History has a tendency to repeat.

Joey Gallo connects on a monster shot to right in the Rangers 4-2 loss to Minnesota, dropping them to 25-46.

The Texas Rangers franchise started in 1972. It went 25 years before making the playoffs. It’s highly unlikely that in that quarter century, the franchise wasn’t profitable.

There was simply no incentive to win.

After a bit of success in the late 1990s, they went ten years before they made the playoffs again. Once again, a decade of losing resulted in the franchise being sold at an astronomical profit. 

So, the current long, extended streak of losing shows no sign of letting up. What is the incentive to be good?

The Rangers are in year five of being totally irrelevant as a major league franchise. If past performance is any indication, there is no reason to expect a winning franchise in the near and not so near future. If they succeeded by going 25 years without a playoff appearance once, why can’t they do that again?

There is no indication that the Rangers have any plans of fielding a competitive team in the near future. They have so many holes and so few ways to fill those holes in their system. When they do get anyone of value, they look to trade them for prospects. They are selling hope wrapped in a never-ending cycle of mediocrity.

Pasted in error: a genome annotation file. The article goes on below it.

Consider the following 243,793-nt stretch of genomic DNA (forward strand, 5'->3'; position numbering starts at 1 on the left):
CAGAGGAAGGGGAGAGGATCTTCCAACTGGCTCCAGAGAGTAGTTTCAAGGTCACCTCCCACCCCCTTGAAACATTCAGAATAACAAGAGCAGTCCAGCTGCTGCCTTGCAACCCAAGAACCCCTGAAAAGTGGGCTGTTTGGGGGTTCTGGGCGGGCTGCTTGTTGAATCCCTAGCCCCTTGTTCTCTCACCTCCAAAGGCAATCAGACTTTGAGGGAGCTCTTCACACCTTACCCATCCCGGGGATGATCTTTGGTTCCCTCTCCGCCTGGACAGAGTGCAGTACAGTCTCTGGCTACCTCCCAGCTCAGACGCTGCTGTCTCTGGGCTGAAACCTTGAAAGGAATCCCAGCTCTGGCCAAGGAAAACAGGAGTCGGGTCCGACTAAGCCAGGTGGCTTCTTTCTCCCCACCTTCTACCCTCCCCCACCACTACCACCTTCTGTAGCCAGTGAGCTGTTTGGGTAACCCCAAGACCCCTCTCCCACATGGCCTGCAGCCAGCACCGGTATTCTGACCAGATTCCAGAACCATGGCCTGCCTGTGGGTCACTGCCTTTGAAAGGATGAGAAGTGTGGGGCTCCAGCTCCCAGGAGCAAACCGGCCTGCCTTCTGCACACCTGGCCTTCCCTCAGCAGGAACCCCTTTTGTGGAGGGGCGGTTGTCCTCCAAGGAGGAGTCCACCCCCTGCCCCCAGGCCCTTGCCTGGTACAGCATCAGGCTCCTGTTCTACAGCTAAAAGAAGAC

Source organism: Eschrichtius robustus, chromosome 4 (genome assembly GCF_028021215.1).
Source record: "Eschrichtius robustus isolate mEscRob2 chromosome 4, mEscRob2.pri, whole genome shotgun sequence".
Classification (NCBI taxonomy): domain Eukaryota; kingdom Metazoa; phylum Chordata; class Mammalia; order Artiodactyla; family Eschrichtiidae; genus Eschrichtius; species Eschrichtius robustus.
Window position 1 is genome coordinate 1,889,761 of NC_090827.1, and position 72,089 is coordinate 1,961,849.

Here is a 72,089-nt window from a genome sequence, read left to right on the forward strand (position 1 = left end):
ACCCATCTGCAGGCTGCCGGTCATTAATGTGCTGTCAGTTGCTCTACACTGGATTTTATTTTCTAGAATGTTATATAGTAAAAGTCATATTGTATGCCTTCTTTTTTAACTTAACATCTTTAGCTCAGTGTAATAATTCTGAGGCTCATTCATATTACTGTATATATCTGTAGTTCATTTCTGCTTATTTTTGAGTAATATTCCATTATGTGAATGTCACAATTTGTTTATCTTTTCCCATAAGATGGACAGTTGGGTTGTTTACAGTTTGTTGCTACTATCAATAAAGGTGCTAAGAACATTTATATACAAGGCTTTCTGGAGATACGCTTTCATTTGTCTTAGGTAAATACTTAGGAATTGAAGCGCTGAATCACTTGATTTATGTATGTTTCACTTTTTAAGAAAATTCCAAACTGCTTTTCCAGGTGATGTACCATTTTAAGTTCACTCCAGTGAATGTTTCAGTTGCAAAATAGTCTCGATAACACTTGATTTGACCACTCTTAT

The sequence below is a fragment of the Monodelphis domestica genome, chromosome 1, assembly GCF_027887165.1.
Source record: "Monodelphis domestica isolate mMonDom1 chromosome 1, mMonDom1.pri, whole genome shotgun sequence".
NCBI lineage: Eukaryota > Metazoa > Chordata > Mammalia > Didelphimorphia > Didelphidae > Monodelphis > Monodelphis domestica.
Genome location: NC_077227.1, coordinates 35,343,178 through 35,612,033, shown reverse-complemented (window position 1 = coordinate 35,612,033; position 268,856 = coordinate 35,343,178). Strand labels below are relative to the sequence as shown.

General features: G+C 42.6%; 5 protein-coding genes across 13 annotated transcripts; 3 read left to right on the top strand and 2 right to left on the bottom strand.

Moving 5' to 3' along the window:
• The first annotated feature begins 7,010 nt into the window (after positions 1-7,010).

Perpetually rebuilding leads to never being competitive.

Texas is now twenty-one games under .500. The last time they were this far under this early into the season was 2001, their first year with A-Rod. From that point, it took nine seasons for the franchise to dig out of a hole. There’s no reason to think this franchise can get there any sooner. There simply is no talent at the major league level and not much at the minor league level.

That’s the blueprint for how this franchise went its first 25 years without making the playoffs. And it’s very likely it could very easily do that same thing again.

Without incentive to win, what’s the reason to be competitive?